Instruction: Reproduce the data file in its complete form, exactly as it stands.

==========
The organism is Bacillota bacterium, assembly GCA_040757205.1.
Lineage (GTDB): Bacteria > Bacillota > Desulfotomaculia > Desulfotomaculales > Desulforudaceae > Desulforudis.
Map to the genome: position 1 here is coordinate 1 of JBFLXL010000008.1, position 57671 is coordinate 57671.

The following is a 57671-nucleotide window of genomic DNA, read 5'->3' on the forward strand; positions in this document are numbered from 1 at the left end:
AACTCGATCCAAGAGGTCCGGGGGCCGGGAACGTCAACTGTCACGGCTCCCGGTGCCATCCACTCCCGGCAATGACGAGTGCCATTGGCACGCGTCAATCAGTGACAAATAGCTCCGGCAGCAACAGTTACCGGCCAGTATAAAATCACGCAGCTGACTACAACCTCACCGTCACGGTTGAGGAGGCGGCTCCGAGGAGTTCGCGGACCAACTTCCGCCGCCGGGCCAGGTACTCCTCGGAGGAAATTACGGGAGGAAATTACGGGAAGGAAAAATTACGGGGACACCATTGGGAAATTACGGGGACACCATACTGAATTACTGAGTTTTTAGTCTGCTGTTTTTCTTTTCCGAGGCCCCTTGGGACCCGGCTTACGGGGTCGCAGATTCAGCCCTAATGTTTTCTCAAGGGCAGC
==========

The organism is Bacillota bacterium, assembly GCA_040757205.1.
Lineage (GTDB): Bacteria > Bacillota > Desulfotomaculia > Desulfotomaculales > Desulforudaceae > Desulforudis.
Map to the genome: position 1 here is coordinate 1 of JBFLXL010000008.1, position 57671 is coordinate 57671.

The following is a 57671-nucleotide window of genomic DNA, read 5'->3' on the forward strand; positions in this document are numbered from 1 at the left end:
AACTCGATCCAAGAGGTCCGGGGGCCGGGAACGTCAACTGTCACGGCTCCCGGTGCCATCCACTCCCGGCAATGACGAGTGCCATTGGCACGCGTCAATCAGTGACAAATAGCTCCGGCAGCAACAGTTACCGGCCAGTATAAAATCACGCAGCTGACTACAACCTCACCGTCACGGTTGAGGAGGCGGCTCCGAGGAGTTCGCGGACCAACTTCCGCCGCCGGGCCAGGTACTCCTCGGAGGAAATTACGGGAGGAAATTACGGGAAGGAAAAATTACGGGGACACCATTGGGAAATTACGGGGACACCATACTGAATTACTGAGTTTTTAGTCTGCTGTTTTTCTTTTCCGAGGCCCCTTGGGACCCGGCTTACGGGGTCGCAGATTCAGCCCTAATGTTTTCTCAAGGGCAGC